Hello and welcome to Writer’s Wednesday #1.
A bit about my writing before I get started. I write mainly epic fantasy and paranormal mystery/urban fantasy and a bit of science fiction and romance on the side. Okay, enough about me, let’s talk about this week’s post.
This past week I went over to Seton Hill for my second residency. It was a blast and consisted mainly of critique sessions and module classes. It also consisted of attending two student teaching presentations. In a few semesters, I too will need to complete a student teaching session, and, as my fellow second-semester students and I observed, we’re not looking too forward to that.
The idea is to present something relevant to writing that will be beneficial to your fellow Writing Popular Fiction students (WPFers). However, we are writers, and as such, we are creative persons or, in my case, a joker. After the student presentations, I turned to a friend of mine and said “When I do mine, I want to walk into the room, turn off the lights, and say ‘Forget everything you’ve learned about writing. I’m here to tell you what’s real.” I explained that I wanted to do this in the creepiest voice possible and further that it would be amusing if I reversed all of the lessons about writing that Seton Hill teaches. My friends took this to heart, and we spent lunch that day coming up with the reverses I speak of. Here are a few.
I now present 15 Always Nevers of Writing.
Again, I want to stress that this is for humor only. “Do not try this at home…go to a friend’s house.”
-Always avoid conflict – Readers get frightened by arguments, battles, internal struggle, or any other problems the characters might face.
-Always use plenty of adverbs and adjectives – Compare the following two sentences.
“He sprinted down the hill and into the on-coming hordes.”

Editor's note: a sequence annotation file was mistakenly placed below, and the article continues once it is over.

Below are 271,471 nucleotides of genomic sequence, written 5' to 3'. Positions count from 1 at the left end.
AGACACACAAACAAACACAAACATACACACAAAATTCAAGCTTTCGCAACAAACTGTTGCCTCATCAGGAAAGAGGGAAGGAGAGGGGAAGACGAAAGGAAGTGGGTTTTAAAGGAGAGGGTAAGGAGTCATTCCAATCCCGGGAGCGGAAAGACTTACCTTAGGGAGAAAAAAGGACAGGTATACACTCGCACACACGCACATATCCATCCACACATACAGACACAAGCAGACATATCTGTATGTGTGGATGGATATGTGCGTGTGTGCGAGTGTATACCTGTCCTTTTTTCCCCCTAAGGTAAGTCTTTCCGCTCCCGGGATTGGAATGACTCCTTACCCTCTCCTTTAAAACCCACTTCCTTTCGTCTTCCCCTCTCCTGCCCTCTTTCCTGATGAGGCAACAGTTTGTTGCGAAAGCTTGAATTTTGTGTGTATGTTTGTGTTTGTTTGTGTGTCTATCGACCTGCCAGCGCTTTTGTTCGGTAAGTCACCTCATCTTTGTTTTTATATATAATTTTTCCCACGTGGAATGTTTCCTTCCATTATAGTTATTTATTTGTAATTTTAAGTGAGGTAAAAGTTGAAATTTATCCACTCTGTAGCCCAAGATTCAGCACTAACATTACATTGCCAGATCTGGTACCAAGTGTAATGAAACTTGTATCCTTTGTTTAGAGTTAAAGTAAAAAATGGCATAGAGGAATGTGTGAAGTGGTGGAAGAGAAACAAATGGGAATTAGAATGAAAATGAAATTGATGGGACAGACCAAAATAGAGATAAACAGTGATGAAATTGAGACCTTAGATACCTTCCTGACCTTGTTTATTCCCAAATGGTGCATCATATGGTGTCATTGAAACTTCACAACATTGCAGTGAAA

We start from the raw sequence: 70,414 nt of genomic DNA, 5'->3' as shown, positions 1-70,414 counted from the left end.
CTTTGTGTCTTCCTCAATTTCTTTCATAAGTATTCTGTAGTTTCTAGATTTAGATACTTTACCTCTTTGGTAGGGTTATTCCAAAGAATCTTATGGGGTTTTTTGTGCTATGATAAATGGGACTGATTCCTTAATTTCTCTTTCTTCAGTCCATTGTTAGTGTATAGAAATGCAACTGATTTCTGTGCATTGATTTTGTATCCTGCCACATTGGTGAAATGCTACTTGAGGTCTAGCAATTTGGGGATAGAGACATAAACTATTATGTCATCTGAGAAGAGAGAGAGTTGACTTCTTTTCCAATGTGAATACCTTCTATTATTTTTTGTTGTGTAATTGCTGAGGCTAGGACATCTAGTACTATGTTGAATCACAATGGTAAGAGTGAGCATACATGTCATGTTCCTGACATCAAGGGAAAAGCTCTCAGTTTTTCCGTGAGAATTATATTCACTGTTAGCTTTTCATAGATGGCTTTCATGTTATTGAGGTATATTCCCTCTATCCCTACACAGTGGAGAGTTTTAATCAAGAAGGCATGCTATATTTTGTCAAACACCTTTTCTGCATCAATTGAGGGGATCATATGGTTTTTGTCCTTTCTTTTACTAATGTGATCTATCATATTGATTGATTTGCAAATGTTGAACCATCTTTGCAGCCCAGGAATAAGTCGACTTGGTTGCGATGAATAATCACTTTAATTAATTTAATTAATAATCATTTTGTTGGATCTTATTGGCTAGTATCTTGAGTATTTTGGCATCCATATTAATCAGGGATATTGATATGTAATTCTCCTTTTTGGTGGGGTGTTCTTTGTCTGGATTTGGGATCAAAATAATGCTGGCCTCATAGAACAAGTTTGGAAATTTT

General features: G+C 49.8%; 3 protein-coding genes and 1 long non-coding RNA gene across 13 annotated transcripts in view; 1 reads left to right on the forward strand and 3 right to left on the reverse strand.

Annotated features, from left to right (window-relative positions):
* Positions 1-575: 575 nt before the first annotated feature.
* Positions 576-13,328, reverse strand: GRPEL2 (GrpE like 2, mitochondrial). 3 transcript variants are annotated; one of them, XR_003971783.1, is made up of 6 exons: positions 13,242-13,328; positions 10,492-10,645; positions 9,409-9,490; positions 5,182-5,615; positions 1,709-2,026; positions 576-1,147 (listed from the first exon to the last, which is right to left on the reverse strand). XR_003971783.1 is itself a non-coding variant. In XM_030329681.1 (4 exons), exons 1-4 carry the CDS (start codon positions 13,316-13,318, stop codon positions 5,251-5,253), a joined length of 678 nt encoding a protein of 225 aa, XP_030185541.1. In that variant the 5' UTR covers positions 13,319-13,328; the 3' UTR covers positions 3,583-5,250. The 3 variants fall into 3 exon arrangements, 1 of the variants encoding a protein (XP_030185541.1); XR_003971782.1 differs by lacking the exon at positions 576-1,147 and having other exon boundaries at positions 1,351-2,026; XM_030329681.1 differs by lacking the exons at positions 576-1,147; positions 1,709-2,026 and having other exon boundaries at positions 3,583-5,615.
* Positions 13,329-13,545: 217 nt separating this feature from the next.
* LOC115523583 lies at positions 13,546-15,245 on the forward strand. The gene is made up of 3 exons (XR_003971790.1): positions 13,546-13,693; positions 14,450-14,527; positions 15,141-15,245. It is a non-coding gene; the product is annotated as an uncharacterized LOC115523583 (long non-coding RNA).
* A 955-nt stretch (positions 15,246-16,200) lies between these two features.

“He ran quickly down the sloping, winding, twisting, decline and toward the oddly placed, sweaty, unfashionable army below.”
Clearly, the second sentence is the better of the two.
-Always make your protagonist either too perfect or too flawed – Readers want to read about people they could never hope to be/relate to. The “every-man” is so boring.
-Always tell don’t show – It’s faster and allows you to get more description on each page.
-Always repeat words – “The whip cracked in the silence like the cracking of a whip in the silence.” That’s what I’m talkin’ about.
-Always shape your plot progression as a straight line rather than a bell curve – Readers are resistant to or fear change.
-Always make all of your characters’ dialogue similar – Readers get confused by too many characters that sound differently.
-Always head hop – It’s so boring being in one person’s thoughts for too long.
-Always infodump – It’s easier to explain everything in one five-page section of paragraphs then to sprinkle details throughout the novel.
-Always write in the second person point of view – Readers want to be directly addressed and told what to think. Figuring it out takes too much work on both your part and theirs.
-Always finish a synopsis with “If you want to know what happens, you’ll just have to read my book.” – Publishers love this.
-Always use exciting speaker tags, such as “exclaimed emphatically” or “droned quietly” – It makes your writing more understandable.
-Always write what you know nothing about, especially for fantasy or science fiction – It’s all made up anyway.
-Always use a lot of commas – Periods indicate longer pauses. The breaks are too long, though, and will impact the flow of the story. “Go, keep running, if we keep going we’ll make it by night fall, hurry up” Much faster than “Go! Keep running. If we keep going, we’ll make it by night fall. Hurry up.”
-Always have your characters grimace – It’s important.